How We Have Overcome Our Daunting Ops Challenges
We used to have just one DM supervise all our locations. Now we have two top-quality, very well paid DMs and are searching for a third because we just opened a new store and will soon open more.
Incentivizing ambitious and capable DMs and GMs to move to small towns is expensive, but we believe this to be well worth the costs. All QSRs benefit from more frequent visits from talented DMs, and ours spend virtually all their time in the stores or traveling to them. Their hard work results in hiring, training and supervising higher quality GMs who in turn hire, train, manage and engage higher quality shift managers and staff.
Another key factor is that our workers receive higher hourly wages than the workers of other QSR chains in our markets. In addition, we offer health insurance, meal discounts, tuition scholarships and we award bonuses to employees who qualify. Since we now have higher quality managers in place to train, mentor and guide them, our workers are earning their relatively high compensation by increasing throughput, producing more consistent food quality and delivering fast, friendly customer service. This results in happy customers who add to our employees’ compensation by tipping generously.
Potential Directions to Scale Our Company in the Future
Just because we thrive in small metros and are passionate about becoming an important part of our communities doesn’t mean we want to remain a relatively small chain. Since we have finally overcome most challenges associated with small metro locations, we look forward to growing faster.
Currently, we continue to open new stores in New England and Eastern upstate New York. However, we are beginning to explore opening clusters of company-owned stores in different parts of the country.
Another direction we’re exploring is growing our business through franchising in new regions of the U.S.
Franchising is not new to us. We have had one franchised store for 12 years that is just as successful as our other stores. We believe our small metro business model could be a great addition to the portfolios of both multi-brand franchisee groups and independent franchisees.
The Works Café may someday become a well-known national brand, but that is not our primary vision. Our goal is to become a popular, well-respected local brand in small metros in different regions.
We have noted that it can be very challenging to supervise stores that are located far apart from one another. Here is one of the methods we’re exploring to help us grow in new regions while maintaining our high culinary and customer service standards.
Surveillance cameras are common in fast casuals. They are often utilized to identify or prevent inappropriate actions among store-level personnel. Aside from giving employees the impression they are working in a big city police state, tracking employee behaviors can be effective. But working in a setting where it feels like one is being watched, rather than trusted, isn’t appealing – especially in small metros where locals often trust their neighbors.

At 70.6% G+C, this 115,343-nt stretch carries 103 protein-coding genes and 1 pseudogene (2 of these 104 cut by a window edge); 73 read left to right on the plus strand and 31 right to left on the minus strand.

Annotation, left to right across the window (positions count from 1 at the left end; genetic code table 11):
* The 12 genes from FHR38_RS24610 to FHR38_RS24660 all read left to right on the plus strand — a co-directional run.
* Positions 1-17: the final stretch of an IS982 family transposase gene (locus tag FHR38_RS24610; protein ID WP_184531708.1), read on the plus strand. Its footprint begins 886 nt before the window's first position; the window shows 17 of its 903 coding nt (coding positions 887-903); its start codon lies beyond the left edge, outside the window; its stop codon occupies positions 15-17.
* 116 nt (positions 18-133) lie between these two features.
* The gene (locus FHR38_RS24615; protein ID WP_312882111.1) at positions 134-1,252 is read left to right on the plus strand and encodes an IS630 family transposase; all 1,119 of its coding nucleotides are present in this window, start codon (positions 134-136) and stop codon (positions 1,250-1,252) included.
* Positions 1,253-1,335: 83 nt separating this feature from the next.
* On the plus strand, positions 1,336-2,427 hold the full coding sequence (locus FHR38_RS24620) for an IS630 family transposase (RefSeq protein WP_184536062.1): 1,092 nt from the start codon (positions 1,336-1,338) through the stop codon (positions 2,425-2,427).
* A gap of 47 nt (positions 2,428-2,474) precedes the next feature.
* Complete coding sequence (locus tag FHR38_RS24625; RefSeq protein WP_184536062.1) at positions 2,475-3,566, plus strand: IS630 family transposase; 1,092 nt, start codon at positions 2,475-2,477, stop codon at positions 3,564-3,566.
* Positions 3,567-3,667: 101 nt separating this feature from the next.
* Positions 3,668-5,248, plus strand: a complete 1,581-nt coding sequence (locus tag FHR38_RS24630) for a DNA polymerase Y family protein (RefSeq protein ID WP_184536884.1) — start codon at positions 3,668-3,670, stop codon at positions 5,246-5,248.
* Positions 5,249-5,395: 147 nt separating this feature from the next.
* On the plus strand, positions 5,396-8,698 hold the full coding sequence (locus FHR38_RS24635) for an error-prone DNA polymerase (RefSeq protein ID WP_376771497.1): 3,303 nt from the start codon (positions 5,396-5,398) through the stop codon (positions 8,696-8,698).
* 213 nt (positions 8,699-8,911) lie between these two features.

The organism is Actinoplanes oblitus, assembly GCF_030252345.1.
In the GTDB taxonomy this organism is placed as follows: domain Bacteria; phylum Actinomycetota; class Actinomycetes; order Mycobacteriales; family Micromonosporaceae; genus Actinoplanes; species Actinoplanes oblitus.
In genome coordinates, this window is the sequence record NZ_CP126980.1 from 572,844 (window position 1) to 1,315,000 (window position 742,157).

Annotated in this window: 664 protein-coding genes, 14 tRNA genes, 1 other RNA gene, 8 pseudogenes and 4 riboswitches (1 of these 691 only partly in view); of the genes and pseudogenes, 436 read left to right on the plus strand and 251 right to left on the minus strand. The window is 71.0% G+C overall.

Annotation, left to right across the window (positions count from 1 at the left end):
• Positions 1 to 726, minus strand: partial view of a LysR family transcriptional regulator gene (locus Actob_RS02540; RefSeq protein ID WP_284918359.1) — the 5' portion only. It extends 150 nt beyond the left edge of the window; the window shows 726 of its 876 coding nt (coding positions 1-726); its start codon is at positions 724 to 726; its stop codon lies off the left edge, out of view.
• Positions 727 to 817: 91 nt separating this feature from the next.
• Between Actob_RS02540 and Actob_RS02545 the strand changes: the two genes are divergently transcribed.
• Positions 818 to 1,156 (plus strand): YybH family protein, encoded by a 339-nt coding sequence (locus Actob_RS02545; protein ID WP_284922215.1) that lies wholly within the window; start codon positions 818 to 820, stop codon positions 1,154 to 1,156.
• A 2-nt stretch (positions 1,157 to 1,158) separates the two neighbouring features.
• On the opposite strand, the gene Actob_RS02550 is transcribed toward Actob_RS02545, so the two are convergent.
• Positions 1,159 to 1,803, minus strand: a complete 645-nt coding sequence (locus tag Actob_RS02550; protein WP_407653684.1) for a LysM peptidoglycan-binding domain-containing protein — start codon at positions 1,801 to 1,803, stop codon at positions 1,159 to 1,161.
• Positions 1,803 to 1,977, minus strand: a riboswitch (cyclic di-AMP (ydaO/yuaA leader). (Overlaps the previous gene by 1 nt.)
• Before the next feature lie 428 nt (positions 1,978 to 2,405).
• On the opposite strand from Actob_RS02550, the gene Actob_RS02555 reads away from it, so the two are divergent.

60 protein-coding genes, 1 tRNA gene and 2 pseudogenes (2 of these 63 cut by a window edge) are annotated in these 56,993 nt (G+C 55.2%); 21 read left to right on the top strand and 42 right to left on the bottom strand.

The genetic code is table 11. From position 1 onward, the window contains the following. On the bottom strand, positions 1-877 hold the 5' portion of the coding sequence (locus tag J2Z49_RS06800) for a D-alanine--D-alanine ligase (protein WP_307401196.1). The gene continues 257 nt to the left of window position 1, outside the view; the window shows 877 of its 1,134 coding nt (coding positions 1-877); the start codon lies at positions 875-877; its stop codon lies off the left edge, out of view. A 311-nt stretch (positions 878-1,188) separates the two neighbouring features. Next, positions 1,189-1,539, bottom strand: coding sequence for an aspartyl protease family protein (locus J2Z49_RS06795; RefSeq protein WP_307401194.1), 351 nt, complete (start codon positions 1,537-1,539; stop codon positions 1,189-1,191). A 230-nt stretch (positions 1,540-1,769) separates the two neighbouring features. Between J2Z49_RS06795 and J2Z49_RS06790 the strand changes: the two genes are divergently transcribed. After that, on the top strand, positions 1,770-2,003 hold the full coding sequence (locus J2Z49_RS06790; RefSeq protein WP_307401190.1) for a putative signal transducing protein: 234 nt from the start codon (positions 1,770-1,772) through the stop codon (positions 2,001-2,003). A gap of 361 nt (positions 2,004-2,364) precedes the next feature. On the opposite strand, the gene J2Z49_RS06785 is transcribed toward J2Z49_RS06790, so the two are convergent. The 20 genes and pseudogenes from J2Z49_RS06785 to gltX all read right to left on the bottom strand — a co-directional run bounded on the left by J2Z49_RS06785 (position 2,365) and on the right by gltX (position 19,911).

Why not expand the video camera functions and change their in-house branding and scope? Why not also use them to catch employees doing something right or extraordinary? Then recognize and reward workers with cash bonuses, desirable prizes and storewide recognition for their achievements. We are currently exploring this dual concept we call “Bonus Camera branding” by trying to answer these questions.
Conclusion and Takeaways
It is inevitable that some of the rapidly expanding fast-casual chains that currently focus on major and mid-sized metros will eventually try new locations in nearby, but separate, small metros. They may succeed if they:
- Possess or adopt appropriate branding
- Are willing and able to make the needed substantial HR investments
- Have unusually robust environmental sustainability policies and practices such as recycling and composting
- Feature at least some food options, including locally sourced ones, that make them stand out from competitors
- Offer broad menu selections like those found at Chipotle and Panera, unless their chains focus on America’s most popular foods: burgers, chicken and pizza
We are proud that at The Works Café we’ve learned to optimize the numerous advantages and mitigate most of the challenges associated with operating a fast-casual chain in small metro markets. The foundation of our success is the strong overall company culture we have built and expanded on in each individual location.
Richard French worked in his father’s restaurant, which was located in a small metro, throughout his childhood. After graduating from The University of Vermont, he became a serial entrepreneur by starting three innovative catering businesses. He then moved back to his hometown of Manchester Center, Vermont, to open his first fast casual, The Bagel Works. Over the last 35 years, he has expanded his business by opening new stores in other small metros and evolving his business model. Richard is slated to speak at QSR’s Evolution Conference in September.
Stuart Skorman is a serial entrepreneur who has started 12 businesses in nine different industries. He sold five of his start-ups to Fortune 500 companies. His favorite start-up was a chain of video stores that generated the highest AUVs in that industry. His stores were located in some of the same small metro areas as The Works Café. In fact, Stuart met Richard and began working with him because their first locations were next to each other. Stuart grew up in Ohio working at his father’s chain of discount stores that were also located in small metros.